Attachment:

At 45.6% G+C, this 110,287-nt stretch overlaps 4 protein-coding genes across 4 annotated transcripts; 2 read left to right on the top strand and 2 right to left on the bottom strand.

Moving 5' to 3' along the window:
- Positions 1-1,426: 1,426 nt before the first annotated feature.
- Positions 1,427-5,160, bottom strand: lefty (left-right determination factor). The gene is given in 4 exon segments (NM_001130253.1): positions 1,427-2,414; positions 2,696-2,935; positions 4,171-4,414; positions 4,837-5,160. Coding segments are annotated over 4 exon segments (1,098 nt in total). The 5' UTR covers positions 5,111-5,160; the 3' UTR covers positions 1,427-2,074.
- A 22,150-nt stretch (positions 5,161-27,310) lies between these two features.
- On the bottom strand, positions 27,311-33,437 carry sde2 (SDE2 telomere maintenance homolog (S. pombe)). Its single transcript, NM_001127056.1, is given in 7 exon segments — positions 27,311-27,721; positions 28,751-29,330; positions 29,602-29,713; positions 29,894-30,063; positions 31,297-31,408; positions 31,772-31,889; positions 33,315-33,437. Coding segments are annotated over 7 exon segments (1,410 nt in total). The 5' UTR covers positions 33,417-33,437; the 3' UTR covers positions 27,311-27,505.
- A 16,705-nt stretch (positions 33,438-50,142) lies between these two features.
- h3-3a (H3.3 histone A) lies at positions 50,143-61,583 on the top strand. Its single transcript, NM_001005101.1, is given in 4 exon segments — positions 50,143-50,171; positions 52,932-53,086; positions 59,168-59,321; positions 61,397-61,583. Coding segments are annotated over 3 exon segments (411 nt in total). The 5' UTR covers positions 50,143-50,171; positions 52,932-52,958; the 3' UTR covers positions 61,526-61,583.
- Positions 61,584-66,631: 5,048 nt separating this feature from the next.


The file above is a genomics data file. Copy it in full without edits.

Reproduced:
At 45.6% G+C, this 110,287-nt stretch overlaps 4 protein-coding genes across 4 annotated transcripts; 2 read left to right on the top strand and 2 right to left on the bottom strand.

Moving 5' to 3' along the window:
- Positions 1-1,426: 1,426 nt before the first annotated feature.
- Positions 1,427-5,160, bottom strand: lefty (left-right determination factor). The gene is given in 4 exon segments (NM_001130253.1): positions 1,427-2,414; positions 2,696-2,935; positions 4,171-4,414; positions 4,837-5,160. Coding segments are annotated over 4 exon segments (1,098 nt in total). The 5' UTR covers positions 5,111-5,160; the 3' UTR covers positions 1,427-2,074.
- A 22,150-nt stretch (positions 5,161-27,310) lies between these two features.
- On the bottom strand, positions 27,311-33,437 carry sde2 (SDE2 telomere maintenance homolog (S. pombe)). Its single transcript, NM_001127056.1, is given in 7 exon segments — positions 27,311-27,721; positions 28,751-29,330; positions 29,602-29,713; positions 29,894-30,063; positions 31,297-31,408; positions 31,772-31,889; positions 33,315-33,437. Coding segments are annotated over 7 exon segments (1,410 nt in total). The 5' UTR covers positions 33,417-33,437; the 3' UTR covers positions 27,311-27,505.
- A 16,705-nt stretch (positions 33,438-50,142) lies between these two features.
- h3-3a (H3.3 histone A) lies at positions 50,143-61,583 on the top strand. Its single transcript, NM_001005101.1, is given in 4 exon segments — positions 50,143-50,171; positions 52,932-53,086; positions 59,168-59,321; positions 61,397-61,583. Coding segments are annotated over 3 exon segments (411 nt in total). The 5' UTR covers positions 50,143-50,171; positions 52,932-52,958; the 3' UTR covers positions 61,526-61,583.
- Positions 61,584-66,631: 5,048 nt separating this feature from the next.